Although their faces are still different from ours, they have a much more human look in their eyes. They are like sculptures in the making, ‘unfinished’ works.

In the making? Unfinished? Only with the unwisdom of hindsight. In excuse of that book it is probably true that, were we to meet a Homo erectus face to face, it might well look to our eyes like an unfinished sculpture in the making. But that is only because we are looking with human hindsight. A living creature is always in the business of surviving in its own environment. It is never unfinished — or, in another sense, it is always unfinished. So, presumably, are we.

The conceit of hindsight tempts us at other stages in our history. From our human point of view, the emergence of our remote fish ancestors from water to land was a momentous step, an evolutionary rite of passage. It was undertaken in the Devonian Period by lobe-finned fish a bit like modern lungfish. We look at fossils of the period with a pardonable yearning to gaze upon our forebears, and are seduced by a knowledge of what came later: drawn into seeing these Devonian fish as ‘halfway’ towards becoming land animals; everything about them earnestly transitional, bound into an epic quest to invade the land and initiate the next big phase of evolution. That is not the way it was at the time.
Those Devonian fish had a living to earn. They were not on a mission to evolve, not on a quest towards the distant future. An otherwise excellent book about vertebrate evolution contains the following sentence about fish which

ventured out of the water on to the land at the end of the Devonian Period and jumped the gap, so to speak, from one vertebrate class to another to become the first amphibians…

The ‘gap’ comes from hindsight. There was nothing resembling a gap at the time, and the ‘classes’ that we now recognise were no more separate, in those days, than two species. As we shall see again, jumping gaps is not what evolution does.

It makes no more sense (and no less) to aim our historical narrative towards Homo sapiens than towards any other modern species — Octopus vulgaris, say, or Panthera leo or Sequoia sempervirens. A historically minded swift, understandably proud of flight as self-evidently the premier accomplishment of life, will regard swiftkind — those spectacular flying machines with their swept-back wings, who stay aloft for a year at a time and even copulate in free flight — as the acme of evolutionary progress. To build on a fancy of Steven Pinker, if elephants could write history they might portray tapirs, elephant shrews, elephant seals and proboscis monkeys as tentative beginners along the main trunk road of evolution, taking the first fumbling steps but each — for some reason — never quite making it: so near yet so far. Elephant astronomers might wonder whether, on some other world, there exist alien life forms that have crossed the nasal rubicon and taken the final leap to full proboscitude.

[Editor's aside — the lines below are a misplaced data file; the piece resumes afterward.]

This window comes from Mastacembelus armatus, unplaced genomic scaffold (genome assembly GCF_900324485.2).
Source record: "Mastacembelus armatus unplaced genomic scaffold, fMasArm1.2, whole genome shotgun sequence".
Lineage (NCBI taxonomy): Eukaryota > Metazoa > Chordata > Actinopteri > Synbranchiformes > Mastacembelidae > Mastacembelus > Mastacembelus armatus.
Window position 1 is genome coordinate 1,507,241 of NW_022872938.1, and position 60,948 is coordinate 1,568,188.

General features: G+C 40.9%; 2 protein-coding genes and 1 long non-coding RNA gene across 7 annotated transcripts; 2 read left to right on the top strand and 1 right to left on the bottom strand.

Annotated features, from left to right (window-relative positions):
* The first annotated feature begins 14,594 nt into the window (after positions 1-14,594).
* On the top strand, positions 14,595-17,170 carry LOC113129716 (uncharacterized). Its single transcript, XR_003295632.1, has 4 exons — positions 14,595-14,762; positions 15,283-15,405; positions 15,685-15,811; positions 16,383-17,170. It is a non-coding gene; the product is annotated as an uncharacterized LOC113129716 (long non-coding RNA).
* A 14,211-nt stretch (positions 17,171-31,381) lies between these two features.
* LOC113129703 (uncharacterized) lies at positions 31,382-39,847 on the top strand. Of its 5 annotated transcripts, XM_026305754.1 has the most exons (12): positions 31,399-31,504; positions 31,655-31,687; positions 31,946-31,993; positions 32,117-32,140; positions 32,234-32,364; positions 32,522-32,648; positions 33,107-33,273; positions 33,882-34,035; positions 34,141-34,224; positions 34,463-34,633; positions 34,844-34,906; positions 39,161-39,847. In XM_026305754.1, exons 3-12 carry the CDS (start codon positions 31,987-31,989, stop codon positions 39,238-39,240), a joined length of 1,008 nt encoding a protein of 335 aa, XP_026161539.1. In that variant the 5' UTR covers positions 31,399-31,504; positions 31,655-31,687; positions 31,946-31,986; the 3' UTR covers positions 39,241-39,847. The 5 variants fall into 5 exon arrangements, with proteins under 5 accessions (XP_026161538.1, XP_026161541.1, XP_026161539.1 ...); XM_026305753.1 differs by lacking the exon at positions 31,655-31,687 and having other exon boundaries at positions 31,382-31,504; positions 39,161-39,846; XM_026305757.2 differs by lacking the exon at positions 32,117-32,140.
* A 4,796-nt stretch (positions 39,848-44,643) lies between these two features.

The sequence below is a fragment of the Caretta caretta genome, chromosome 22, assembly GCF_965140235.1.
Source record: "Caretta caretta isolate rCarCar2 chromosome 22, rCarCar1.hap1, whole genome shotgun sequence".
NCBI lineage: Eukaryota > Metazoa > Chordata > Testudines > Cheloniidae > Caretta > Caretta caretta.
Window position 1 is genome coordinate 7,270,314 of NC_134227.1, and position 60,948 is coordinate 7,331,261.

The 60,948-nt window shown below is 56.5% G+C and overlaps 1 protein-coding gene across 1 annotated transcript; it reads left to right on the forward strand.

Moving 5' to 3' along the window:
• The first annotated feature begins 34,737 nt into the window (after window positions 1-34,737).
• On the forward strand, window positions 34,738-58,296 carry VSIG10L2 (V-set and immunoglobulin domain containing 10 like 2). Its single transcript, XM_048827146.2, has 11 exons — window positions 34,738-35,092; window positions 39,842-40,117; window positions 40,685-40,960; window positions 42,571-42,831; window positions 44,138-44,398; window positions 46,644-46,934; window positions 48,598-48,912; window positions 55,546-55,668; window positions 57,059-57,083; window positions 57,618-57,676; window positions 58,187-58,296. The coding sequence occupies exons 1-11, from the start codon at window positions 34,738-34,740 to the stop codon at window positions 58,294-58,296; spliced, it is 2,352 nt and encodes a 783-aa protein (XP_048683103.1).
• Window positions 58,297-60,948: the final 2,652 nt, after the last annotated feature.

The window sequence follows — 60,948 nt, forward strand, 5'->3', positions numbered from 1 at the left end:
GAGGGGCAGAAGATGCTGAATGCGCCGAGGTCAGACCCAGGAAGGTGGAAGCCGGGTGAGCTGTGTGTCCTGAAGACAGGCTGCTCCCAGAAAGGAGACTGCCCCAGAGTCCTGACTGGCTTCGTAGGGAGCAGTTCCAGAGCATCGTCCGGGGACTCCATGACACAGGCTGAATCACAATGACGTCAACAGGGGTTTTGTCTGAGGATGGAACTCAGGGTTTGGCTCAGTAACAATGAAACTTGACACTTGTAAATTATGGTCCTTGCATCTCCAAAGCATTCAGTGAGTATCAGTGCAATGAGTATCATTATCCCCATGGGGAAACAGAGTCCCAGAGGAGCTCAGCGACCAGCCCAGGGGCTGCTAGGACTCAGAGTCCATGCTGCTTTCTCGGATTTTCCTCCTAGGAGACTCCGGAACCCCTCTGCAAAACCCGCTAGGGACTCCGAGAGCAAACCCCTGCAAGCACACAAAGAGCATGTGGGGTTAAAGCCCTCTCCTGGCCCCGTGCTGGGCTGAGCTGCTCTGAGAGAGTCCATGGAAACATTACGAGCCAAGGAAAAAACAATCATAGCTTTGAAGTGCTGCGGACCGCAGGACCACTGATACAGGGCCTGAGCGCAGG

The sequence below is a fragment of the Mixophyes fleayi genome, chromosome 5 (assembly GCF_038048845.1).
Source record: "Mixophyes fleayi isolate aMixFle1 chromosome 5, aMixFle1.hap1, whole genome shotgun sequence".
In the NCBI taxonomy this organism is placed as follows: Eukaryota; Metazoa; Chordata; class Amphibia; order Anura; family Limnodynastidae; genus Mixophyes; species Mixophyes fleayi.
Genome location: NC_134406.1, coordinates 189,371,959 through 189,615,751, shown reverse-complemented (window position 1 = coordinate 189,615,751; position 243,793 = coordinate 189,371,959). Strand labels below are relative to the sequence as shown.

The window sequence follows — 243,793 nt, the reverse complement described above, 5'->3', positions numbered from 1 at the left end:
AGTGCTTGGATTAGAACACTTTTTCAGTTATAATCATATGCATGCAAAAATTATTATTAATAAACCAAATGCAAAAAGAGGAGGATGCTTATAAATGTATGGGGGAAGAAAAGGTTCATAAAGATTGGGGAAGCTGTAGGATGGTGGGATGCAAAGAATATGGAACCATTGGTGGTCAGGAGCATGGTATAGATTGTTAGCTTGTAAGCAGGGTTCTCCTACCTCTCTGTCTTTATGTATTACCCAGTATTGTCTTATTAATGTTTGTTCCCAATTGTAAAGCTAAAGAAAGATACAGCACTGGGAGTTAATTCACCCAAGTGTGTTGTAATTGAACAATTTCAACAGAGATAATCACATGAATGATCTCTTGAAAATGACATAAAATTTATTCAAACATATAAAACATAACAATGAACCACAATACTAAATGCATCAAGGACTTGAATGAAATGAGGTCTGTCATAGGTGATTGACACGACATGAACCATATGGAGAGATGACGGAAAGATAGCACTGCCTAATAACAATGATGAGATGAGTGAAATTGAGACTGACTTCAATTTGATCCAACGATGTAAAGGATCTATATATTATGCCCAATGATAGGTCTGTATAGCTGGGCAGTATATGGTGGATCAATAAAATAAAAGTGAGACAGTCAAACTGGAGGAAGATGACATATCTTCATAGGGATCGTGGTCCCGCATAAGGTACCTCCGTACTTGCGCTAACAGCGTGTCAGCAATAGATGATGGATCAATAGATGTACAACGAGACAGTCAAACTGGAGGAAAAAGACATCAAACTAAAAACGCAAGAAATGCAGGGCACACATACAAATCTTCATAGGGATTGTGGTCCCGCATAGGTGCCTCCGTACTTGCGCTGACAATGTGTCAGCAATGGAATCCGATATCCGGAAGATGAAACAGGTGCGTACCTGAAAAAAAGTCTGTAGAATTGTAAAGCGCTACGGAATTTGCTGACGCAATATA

We are not swifts nor elephants, we are people. As we wander in imagination through some long-dead epoch, it is humanly natural to reserve a special warmth and curiosity for whichever otherwise ordinary species in that ancient landscape is our ancestor (it is an intriguingly unfamiliar thought that there is always one such species). It is hard to deny our human temptation to see this one species as ‘on the main line’ of evolution, the others as supporting cast, walk-on parts, sidelined cameos. Without succumbing to that error, there is one way to indulge a legitimate human-centrism while respecting historical propriety. That way is to do our history backwards, and it is the way of this book.

Backward chronology in search of ancestors really can sensibly aim towards a single distant target. The distant target is the grand ancestor of all life, and we can’t help converging upon it no matter where we start — elephant or eagle, swift or salmonella, wellingtonia or woman. Backward chronology and forward chronology are each good for different purposes. Go backwards and, no matter where you start, you end up celebrating the unity of life. Go forwards and you extol diversity. It works on small timescales as well as large. The forward chronology of the mammals, within their large but still limited timescale, is a story of branching diversification, uncovering the richness of that group of hairy warmbloods. Backward chronology, taking any modern mammal as our starting point, will always converge upon the same unique ur-mammal: shadowy, insectivorous, nocturnal contemporary of the dinosaurs. This is a local convergence. A yet more local one converges on the most recent ancestor of all rodents, who lived somewhere around the time the dinosaurs went extinct. More local still is the backward convergence of all apes (including humans) on their shared ancestor, who lived about 18 million years ago. On a larger scale, there is a comparable convergence to be found if we work backwards from any vertebrate, an even larger convergence working backwards from any animal to the ancestor of all animals. The largest convergence of all takes us from any modern creature — animal, plant, fungus or bacterium — back to the universal progenitor of all surviving organisms, probably resembling some kind of bacterium.